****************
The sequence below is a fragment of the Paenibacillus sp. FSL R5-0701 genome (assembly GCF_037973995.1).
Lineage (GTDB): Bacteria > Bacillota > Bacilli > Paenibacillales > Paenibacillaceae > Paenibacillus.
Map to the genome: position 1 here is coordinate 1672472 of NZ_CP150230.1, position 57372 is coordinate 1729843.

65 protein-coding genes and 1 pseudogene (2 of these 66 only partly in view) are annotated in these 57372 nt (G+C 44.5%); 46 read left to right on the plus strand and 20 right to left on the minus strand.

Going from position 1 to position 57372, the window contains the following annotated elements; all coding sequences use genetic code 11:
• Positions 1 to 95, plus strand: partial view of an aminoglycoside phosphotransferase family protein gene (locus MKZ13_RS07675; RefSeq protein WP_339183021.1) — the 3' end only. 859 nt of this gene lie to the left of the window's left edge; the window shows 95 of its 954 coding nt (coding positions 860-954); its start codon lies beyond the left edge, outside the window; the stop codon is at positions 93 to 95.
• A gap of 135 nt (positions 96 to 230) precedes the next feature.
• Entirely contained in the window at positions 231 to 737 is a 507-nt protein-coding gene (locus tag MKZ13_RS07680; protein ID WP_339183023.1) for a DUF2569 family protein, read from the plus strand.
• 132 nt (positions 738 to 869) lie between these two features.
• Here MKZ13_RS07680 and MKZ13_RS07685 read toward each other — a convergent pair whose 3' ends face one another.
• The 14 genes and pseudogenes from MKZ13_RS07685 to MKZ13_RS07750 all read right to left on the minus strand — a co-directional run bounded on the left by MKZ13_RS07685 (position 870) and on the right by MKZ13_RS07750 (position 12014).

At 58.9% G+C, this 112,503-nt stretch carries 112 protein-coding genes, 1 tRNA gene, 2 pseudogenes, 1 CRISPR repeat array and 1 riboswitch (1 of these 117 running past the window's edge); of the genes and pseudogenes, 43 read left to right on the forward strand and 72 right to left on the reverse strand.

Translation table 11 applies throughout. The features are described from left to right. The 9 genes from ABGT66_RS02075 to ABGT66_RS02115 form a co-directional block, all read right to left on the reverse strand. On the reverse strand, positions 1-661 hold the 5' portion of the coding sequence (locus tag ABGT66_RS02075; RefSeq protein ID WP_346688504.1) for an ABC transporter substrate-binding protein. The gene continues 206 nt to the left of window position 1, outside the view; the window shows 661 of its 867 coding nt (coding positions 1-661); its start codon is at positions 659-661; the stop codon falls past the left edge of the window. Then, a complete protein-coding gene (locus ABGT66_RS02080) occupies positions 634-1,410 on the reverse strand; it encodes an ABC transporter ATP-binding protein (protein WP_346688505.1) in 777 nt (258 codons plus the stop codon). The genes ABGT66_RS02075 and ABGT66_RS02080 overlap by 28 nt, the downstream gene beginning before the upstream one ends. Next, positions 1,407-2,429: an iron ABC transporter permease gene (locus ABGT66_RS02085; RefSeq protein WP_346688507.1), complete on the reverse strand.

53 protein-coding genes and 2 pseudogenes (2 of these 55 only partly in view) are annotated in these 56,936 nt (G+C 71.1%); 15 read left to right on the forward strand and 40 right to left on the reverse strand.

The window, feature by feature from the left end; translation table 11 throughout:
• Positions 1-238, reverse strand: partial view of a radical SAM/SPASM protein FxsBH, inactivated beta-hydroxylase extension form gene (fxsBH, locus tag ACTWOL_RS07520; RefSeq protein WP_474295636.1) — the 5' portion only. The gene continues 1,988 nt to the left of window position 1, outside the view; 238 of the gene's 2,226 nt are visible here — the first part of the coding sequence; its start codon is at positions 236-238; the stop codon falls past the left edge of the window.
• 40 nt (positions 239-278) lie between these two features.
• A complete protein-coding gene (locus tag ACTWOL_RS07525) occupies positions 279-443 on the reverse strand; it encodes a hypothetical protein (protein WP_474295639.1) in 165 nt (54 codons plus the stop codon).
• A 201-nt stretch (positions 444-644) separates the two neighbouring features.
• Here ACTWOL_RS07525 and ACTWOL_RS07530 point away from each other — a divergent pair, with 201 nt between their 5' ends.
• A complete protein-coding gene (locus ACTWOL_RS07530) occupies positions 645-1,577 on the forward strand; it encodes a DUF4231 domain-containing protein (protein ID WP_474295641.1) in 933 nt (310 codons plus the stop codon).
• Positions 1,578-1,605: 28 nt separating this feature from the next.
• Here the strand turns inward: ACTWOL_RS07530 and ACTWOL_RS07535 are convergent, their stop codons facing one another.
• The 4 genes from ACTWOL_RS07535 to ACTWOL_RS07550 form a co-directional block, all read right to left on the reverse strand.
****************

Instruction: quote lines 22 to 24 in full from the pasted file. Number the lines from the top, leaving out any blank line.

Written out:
• Positions 1,578-1,605: 28 nt separating this feature from the next.
• Here the strand turns inward: ACTWOL_RS07530 and ACTWOL_RS07535 are convergent, their stop codons facing one another.
• The 4 genes from ACTWOL_RS07535 to ACTWOL_RS07550 form a co-directional block, all read right to left on the reverse strand.